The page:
The president of the National League at the time, Bill White, called Alvarado and told her that her role in the Rockies ownership group was a gamechanger. The diversity met what MLB was looking for and it would make history: Alvarado would become the first Latino, male or female, to be a partial owner of an MLB team.

The ownership group was approved and the Rockies cleared a big hurdle in becoming a reality. Alvarado was on the field when the Rockies played their first game in Denver on April 9, 1993 at Mile High Stadium. Once again, she was on a field surrounded by men, but this time it was in a stadium she helped build and with a team she helped bring to life.

In La Vida Baseball’s video, Alvarado explains that one of her best memories was getting a letter a few weeks after that home opener from another Hispanic woman, who said seeing Alvarado on the field on that historic day brought tears to her eyes. They were tears of joy as she realized the possibilities Alvarado embodied, especially for young Latinas. Now that they could see it, they could be it.

When reflecting on her impact, Alvarado told La Vida Baseball, “I’m proud of being a Latina, but it’s really who we are as Latinas and Latinos in community involvement and not just being a member, but getting involved in leadership, not for ego, but to help other people. And I really think that that DNA makes me very proud to be a Latina.”

While her business endeavors have affected many across Colorado and beyond, Alvarado also heavily influenced the Rockies on the field. In that same La Vida Baseball video, there is an image of an autographed picture of Alvarado and one of the all-time great Rockies, Carlos González. Cargo signed it saying, “To Linda, Thank you! You make me a better person and player.”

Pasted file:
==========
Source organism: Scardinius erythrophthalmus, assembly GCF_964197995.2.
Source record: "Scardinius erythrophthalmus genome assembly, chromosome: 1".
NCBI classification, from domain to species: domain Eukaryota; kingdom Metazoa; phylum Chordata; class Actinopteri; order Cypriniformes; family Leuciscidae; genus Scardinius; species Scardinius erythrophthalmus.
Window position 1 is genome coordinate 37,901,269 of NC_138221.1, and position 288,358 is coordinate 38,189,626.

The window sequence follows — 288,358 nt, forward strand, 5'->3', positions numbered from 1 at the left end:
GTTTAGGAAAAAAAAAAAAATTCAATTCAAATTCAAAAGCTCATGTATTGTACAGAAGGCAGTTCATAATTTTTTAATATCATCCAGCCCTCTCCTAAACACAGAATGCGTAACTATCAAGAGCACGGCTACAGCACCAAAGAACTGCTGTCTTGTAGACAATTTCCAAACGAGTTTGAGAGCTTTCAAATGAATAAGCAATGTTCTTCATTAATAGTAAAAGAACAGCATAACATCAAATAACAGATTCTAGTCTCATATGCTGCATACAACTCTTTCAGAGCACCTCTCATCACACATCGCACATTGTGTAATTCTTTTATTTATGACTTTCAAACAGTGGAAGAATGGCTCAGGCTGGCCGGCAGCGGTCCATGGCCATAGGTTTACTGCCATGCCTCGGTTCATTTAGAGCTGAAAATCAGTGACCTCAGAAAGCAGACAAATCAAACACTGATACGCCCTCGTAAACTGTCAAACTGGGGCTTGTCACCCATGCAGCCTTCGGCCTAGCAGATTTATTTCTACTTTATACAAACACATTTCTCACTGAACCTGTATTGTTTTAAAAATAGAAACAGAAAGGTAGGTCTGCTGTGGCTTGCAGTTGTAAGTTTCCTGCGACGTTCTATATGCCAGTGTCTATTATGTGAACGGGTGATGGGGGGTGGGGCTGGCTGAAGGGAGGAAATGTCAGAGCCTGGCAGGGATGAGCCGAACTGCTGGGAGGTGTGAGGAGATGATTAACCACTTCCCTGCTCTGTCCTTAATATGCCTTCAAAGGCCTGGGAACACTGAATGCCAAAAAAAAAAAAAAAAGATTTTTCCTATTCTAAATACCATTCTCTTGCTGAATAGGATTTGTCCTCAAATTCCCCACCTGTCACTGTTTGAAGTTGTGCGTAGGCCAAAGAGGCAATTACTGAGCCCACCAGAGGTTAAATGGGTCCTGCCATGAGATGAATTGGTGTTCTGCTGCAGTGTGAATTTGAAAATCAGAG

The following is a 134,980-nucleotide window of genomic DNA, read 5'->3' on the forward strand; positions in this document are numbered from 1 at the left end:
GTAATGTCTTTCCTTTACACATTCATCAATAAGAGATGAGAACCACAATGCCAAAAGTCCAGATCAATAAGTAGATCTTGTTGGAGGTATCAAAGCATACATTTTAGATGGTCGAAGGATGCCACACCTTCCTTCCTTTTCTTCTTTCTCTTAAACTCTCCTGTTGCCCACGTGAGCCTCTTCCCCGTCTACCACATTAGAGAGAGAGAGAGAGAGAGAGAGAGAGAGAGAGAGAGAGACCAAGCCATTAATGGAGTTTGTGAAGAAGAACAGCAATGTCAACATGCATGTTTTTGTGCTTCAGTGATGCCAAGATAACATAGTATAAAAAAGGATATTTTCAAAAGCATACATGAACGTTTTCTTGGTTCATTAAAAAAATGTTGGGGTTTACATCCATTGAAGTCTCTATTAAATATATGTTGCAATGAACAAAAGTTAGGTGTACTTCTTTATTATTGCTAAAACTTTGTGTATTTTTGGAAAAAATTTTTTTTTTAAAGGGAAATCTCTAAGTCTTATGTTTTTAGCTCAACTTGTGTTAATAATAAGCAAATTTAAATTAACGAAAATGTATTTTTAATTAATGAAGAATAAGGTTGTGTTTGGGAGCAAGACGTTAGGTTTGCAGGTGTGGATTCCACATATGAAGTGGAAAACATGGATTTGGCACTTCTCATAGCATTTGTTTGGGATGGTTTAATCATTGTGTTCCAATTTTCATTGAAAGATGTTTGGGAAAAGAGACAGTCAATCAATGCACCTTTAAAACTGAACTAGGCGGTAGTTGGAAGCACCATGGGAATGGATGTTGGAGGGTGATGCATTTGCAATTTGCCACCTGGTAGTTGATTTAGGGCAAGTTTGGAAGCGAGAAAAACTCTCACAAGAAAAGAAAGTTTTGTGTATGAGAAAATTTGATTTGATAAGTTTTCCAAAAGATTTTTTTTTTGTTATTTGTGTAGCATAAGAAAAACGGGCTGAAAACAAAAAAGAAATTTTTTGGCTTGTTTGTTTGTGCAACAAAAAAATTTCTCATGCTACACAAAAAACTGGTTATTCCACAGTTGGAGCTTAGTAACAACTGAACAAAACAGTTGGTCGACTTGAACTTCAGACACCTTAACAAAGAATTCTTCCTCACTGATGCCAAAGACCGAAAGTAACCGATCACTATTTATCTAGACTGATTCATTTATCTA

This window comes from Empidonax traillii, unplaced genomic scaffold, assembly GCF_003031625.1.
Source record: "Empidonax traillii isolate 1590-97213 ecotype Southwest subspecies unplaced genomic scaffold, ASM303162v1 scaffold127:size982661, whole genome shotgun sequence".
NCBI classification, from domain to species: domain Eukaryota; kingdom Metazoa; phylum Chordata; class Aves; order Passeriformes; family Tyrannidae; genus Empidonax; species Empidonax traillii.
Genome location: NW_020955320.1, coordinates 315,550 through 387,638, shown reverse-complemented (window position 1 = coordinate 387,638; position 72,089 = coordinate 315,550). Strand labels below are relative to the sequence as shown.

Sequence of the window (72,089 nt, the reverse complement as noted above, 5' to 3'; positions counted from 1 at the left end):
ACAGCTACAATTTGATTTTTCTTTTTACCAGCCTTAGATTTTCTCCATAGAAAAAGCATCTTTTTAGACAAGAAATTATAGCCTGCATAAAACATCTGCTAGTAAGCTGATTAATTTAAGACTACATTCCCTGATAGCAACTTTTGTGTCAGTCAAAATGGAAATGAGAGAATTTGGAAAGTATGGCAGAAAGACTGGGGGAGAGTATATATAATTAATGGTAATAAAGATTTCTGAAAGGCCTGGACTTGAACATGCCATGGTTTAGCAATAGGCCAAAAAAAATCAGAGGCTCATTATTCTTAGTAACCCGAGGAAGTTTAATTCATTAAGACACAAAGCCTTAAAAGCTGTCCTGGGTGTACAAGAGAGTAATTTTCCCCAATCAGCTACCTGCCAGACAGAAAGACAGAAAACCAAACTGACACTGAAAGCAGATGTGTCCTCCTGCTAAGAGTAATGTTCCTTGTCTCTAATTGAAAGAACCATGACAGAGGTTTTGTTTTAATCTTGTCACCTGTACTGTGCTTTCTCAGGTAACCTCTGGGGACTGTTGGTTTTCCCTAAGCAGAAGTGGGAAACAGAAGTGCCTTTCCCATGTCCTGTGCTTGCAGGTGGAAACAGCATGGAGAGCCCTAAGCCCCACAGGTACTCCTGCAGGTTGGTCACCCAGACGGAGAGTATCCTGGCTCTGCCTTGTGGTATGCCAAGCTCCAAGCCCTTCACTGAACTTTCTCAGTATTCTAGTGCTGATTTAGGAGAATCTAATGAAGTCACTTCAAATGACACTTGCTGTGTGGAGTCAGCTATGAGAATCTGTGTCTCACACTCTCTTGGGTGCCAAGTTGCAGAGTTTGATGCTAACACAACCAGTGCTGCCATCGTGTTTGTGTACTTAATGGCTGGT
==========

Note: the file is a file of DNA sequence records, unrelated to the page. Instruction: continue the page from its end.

Alvarado is still the president and CEO of Alvarado Construction and she also co-owns and is the president of Palo Alto Inc., a franchise company that owns over 250 Yum! Brand restaurants like Taco Bell, Pizza Hut, and KFC.

Alvarado played a big part in All-Star Game festivities in 2021 and attends the majority of home games each season for the Rockies. She’s a member of the National Women’s Hall of Fame, among many other honors and accomplishments. In a Denver Business Journal article, Alvarado expressed a clear goal. While she blazed the trail, she is still waiting for others to come along.

“I don’t think it’s an accomplishment if I remain the only one to do it,” Alvarado said.

With women taking their rightful places as coaches, in research and development departments, and in scouting operations and beyond, hopefully, it won’t be long before Alvarado has company on the trail.

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Rosenthal: Let’s try this again, baseball — here’s what a deal between the union and the owners should look like now | The Athletic ($)

In a sassy rebuke of the lockout and lack of progress on a deal between MLB and the MLBPA, Ken Rosenthal’s frustration jumps off the screen. Instead of the hope and promise of a new season, fans are Rothenthal mirrors fan angst that the two sides only have three days to come to a deal before the season could be delayed. Rosenthal tries to throw out some numbers of where compromises could begin, but also realizes that “no one listens to a baseball writer.”

With the lack of baseball news, there’s a least one member for the Rockies the team can tweet about. Here’s what Dinger has been up to in the locked-out offseason: